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- To: 'multiple recipients of' <telecine at sun.alegria.com>
- Subject: RE: Showscan
- From: "Case, Dominic" <dominic_case at atlab.com.au>
- Date: Tue, 19 Aug 1997 20:20:06 -0700 (PDT)
- Old-Date: Wed, 20 Aug 1997 10:25:39 +1000
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Adrian Thomas wrote:
>I, too, have witnessed ShowScan and can confirm that it really is
I saw a demo at Showscan's place in LA. We saw a ride movie ("Street
Luge" - downhill skateboard racing) in a conventional theatre (i.e.
Showscan, but ordinary seating). Nevertheless I really felt the chair
disappear from under me (with my stomach) every time the skateboard,
camera, and audience lurched into the air. Fast movement was very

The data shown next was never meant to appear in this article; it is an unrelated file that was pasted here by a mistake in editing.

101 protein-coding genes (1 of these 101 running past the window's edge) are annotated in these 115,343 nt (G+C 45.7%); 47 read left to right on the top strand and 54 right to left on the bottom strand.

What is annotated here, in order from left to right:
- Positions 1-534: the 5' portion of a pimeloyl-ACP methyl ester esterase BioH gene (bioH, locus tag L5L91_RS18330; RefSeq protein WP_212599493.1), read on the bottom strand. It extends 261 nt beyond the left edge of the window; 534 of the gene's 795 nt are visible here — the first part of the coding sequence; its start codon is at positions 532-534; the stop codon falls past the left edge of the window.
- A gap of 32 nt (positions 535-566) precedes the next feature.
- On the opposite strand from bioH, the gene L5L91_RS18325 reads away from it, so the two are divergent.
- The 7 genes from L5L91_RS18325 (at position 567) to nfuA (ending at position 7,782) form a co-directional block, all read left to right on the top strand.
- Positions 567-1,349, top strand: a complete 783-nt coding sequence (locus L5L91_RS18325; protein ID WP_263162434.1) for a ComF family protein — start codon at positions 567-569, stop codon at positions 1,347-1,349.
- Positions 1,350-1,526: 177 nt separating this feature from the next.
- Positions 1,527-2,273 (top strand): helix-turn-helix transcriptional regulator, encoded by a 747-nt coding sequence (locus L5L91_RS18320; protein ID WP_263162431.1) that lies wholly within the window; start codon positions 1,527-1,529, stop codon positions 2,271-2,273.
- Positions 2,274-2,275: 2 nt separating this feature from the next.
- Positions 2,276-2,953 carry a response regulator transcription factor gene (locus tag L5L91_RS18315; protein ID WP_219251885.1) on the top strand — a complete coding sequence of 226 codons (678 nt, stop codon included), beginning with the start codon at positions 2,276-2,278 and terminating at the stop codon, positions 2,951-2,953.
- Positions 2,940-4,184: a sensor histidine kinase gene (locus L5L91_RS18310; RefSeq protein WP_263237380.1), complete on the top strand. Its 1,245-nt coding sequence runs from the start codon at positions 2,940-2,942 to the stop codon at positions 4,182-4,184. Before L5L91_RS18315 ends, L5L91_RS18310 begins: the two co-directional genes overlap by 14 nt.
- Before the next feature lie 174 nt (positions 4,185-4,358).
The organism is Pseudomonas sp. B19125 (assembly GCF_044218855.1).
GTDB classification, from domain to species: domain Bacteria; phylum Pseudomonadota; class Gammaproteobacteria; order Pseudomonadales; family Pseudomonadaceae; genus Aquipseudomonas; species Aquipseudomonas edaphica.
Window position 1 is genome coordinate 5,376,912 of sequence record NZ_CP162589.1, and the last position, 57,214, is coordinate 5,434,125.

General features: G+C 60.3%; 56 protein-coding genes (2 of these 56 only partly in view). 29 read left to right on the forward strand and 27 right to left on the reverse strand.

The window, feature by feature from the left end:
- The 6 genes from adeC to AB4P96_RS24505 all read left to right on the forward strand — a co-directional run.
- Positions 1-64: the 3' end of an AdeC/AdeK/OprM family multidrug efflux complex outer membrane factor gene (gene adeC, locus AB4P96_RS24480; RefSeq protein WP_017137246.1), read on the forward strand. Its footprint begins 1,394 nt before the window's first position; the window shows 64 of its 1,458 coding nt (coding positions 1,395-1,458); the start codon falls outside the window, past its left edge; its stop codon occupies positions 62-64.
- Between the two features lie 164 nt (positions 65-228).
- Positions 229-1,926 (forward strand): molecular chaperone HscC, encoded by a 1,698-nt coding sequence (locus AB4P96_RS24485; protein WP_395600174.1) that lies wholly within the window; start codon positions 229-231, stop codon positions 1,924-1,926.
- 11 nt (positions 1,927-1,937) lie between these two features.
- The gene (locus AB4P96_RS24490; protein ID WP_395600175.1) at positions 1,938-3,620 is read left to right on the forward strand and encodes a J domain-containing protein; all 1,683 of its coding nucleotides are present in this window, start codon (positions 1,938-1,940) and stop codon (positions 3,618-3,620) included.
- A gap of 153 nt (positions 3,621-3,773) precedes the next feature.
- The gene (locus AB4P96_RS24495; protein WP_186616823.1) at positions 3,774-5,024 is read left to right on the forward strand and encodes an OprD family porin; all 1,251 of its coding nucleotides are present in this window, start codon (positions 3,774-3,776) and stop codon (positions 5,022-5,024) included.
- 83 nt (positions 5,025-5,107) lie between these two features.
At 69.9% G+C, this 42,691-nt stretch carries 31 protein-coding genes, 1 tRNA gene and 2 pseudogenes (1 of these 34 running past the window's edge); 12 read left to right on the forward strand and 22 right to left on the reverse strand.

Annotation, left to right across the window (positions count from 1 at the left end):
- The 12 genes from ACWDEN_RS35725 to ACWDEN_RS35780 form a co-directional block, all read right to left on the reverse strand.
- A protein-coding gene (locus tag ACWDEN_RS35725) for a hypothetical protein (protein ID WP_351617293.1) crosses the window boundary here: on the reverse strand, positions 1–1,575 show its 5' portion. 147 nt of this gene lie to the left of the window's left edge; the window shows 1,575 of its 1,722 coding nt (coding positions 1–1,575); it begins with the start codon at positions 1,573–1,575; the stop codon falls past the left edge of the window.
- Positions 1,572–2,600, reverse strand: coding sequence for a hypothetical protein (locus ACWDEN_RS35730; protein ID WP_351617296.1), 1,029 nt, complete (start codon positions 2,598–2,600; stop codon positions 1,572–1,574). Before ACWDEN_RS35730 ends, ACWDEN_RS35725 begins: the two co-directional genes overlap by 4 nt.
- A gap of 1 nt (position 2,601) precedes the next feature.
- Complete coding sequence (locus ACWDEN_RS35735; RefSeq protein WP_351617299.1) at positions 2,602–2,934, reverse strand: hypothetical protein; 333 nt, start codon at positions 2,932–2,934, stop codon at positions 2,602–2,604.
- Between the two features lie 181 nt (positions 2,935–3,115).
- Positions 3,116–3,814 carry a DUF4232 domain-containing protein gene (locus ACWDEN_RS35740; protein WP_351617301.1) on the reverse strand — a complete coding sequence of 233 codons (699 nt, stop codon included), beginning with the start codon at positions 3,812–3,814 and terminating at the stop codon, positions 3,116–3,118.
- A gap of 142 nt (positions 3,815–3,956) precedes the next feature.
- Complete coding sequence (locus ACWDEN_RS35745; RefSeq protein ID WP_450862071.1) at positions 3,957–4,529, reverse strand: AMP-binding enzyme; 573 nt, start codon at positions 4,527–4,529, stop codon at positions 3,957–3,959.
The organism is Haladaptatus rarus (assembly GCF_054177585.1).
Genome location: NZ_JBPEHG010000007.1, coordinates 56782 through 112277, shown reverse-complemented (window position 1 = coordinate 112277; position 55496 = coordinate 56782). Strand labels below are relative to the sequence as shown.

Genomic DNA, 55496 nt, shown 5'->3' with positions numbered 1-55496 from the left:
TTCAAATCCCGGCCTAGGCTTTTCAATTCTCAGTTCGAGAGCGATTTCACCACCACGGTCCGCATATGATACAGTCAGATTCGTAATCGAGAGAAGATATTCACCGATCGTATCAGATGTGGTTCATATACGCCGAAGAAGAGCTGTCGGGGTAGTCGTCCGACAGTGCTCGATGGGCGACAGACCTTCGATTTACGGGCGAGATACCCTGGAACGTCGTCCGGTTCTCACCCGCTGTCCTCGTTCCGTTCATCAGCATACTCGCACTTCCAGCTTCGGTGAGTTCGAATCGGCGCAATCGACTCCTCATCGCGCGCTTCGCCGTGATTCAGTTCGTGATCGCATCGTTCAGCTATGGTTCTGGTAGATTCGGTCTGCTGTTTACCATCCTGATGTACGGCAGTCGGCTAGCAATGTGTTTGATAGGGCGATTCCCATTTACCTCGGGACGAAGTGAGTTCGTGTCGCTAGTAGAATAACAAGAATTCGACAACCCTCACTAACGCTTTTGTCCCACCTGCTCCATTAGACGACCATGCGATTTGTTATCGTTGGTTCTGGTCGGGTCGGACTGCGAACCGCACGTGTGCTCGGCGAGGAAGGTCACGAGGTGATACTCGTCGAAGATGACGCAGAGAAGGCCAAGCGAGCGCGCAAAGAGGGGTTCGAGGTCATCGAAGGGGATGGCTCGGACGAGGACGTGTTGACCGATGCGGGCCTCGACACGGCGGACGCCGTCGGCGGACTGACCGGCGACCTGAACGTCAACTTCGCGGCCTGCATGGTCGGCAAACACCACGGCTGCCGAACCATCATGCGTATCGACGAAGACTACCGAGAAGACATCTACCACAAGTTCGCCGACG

impressive and convincing.
Next we saw another ride, this time in the machine that swings your
seats around in sync with the image. Sorry, Showscan - the mechanical
movement didn't do anything that my imagination and the excellent
visuals didn't already do.
Apart from the motion resolution at 60fps, the key to the effectiveness
of these formats (IMHO) is the peripheral vision. And as we all know,
the eye's resolution at the edges, outside of the fovea, is quite poor.
So where does that leave us on the 1125/60 argument that started this
thread? Variable resolution around the frame area?
>The strange thing about
>the ShowScan picture is that, owing to this high refresh rate, the
experience seems very familiar to computer users
We are reading a lot about digital images aiming for "photo-realism" -
in other words it is only convincing if it looks photographic, rather
than if it looks "real". Is this comment a suggestion that there is
also a reciprocal effect - i.e. it looks convincing (on film) because
it's reminiscent of a computer image?
Dominic (there's more in this than meets the eye) Case
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- RE: Showscan
- From: Adrian Thomas <gevlc at westminster.ac.uk>